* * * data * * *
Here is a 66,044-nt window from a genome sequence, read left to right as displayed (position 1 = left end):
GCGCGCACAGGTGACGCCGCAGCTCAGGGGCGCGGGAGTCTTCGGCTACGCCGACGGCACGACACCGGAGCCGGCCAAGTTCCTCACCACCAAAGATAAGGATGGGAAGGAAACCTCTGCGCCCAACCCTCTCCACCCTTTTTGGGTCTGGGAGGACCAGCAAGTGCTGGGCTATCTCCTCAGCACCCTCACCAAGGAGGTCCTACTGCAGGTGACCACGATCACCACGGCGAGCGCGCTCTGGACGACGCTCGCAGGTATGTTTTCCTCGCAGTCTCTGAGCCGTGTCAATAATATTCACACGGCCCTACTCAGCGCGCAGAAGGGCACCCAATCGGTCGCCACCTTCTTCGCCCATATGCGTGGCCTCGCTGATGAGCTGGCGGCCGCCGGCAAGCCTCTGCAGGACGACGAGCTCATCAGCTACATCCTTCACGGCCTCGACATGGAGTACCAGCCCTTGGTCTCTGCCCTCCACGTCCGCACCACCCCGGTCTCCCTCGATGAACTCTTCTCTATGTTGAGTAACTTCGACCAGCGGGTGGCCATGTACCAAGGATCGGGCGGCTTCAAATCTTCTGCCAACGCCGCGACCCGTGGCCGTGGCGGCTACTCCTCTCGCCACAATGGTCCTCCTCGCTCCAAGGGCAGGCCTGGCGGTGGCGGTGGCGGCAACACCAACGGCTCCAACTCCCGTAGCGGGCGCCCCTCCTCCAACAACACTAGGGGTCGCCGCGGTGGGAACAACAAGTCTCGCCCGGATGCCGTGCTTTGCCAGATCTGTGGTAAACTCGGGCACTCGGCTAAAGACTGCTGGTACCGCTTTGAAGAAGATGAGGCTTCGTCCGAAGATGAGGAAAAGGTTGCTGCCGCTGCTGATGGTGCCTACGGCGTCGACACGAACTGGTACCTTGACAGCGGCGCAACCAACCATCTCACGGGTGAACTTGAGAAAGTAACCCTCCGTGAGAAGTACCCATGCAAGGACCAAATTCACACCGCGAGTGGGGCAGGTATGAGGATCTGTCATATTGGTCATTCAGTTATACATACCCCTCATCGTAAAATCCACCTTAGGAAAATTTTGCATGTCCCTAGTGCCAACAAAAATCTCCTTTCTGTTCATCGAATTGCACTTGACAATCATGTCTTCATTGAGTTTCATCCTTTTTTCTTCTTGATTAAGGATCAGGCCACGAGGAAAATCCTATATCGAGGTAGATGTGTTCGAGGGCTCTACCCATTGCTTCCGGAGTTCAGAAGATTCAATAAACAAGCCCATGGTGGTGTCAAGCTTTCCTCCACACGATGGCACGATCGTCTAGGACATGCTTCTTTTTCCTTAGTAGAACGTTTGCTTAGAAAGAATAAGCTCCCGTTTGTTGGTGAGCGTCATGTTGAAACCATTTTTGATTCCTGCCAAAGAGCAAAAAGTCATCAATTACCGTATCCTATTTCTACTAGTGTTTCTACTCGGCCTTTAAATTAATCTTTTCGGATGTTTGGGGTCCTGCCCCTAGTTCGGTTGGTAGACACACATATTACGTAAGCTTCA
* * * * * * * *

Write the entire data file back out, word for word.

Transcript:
Here is a 66,044-nt window from a genome sequence, read left to right as displayed (position 1 = left end):
GCGCGCACAGGTGACGCCGCAGCTCAGGGGCGCGGGAGTCTTCGGCTACGCCGACGGCACGACACCGGAGCCGGCCAAGTTCCTCACCACCAAAGATAAGGATGGGAAGGAAACCTCTGCGCCCAACCCTCTCCACCCTTTTTGGGTCTGGGAGGACCAGCAAGTGCTGGGCTATCTCCTCAGCACCCTCACCAAGGAGGTCCTACTGCAGGTGACCACGATCACCACGGCGAGCGCGCTCTGGACGACGCTCGCAGGTATGTTTTCCTCGCAGTCTCTGAGCCGTGTCAATAATATTCACACGGCCCTACTCAGCGCGCAGAAGGGCACCCAATCGGTCGCCACCTTCTTCGCCCATATGCGTGGCCTCGCTGATGAGCTGGCGGCCGCCGGCAAGCCTCTGCAGGACGACGAGCTCATCAGCTACATCCTTCACGGCCTCGACATGGAGTACCAGCCCTTGGTCTCTGCCCTCCACGTCCGCACCACCCCGGTCTCCCTCGATGAACTCTTCTCTATGTTGAGTAACTTCGACCAGCGGGTGGCCATGTACCAAGGATCGGGCGGCTTCAAATCTTCTGCCAACGCCGCGACCCGTGGCCGTGGCGGCTACTCCTCTCGCCACAATGGTCCTCCTCGCTCCAAGGGCAGGCCTGGCGGTGGCGGTGGCGGCAACACCAACGGCTCCAACTCCCGTAGCGGGCGCCCCTCCTCCAACAACACTAGGGGTCGCCGCGGTGGGAACAACAAGTCTCGCCCGGATGCCGTGCTTTGCCAGATCTGTGGTAAACTCGGGCACTCGGCTAAAGACTGCTGGTACCGCTTTGAAGAAGATGAGGCTTCGTCCGAAGATGAGGAAAAGGTTGCTGCCGCTGCTGATGGTGCCTACGGCGTCGACACGAACTGGTACCTTGACAGCGGCGCAACCAACCATCTCACGGGTGAACTTGAGAAAGTAACCCTCCGTGAGAAGTACCCATGCAAGGACCAAATTCACACCGCGAGTGGGGCAGGTATGAGGATCTGTCATATTGGTCATTCAGTTATACATACCCCTCATCGTAAAATCCACCTTAGGAAAATTTTGCATGTCCCTAGTGCCAACAAAAATCTCCTTTCTGTTCATCGAATTGCACTTGACAATCATGTCTTCATTGAGTTTCATCCTTTTTTCTTCTTGATTAAGGATCAGGCCACGAGGAAAATCCTATATCGAGGTAGATGTGTTCGAGGGCTCTACCCATTGCTTCCGGAGTTCAGAAGATTCAATAAACAAGCCCATGGTGGTGTCAAGCTTTCCTCCACACGATGGCACGATCGTCTAGGACATGCTTCTTTTTCCTTAGTAGAACGTTTGCTTAGAAAGAATAAGCTCCCGTTTGTTGGTGAGCGTCATGTTGAAACCATTTTTGATTCCTGCCAAAGAGCAAAAAGTCATCAATTACCGTATCCTATTTCTACTAGTGTTTCTACTCGGCCTTTAAATTAATCTTTTCGGATGTTTGGGGTCCTGCCCCTAGTTCGGTTGGTAGACACACATATTACGTAAGCTTCA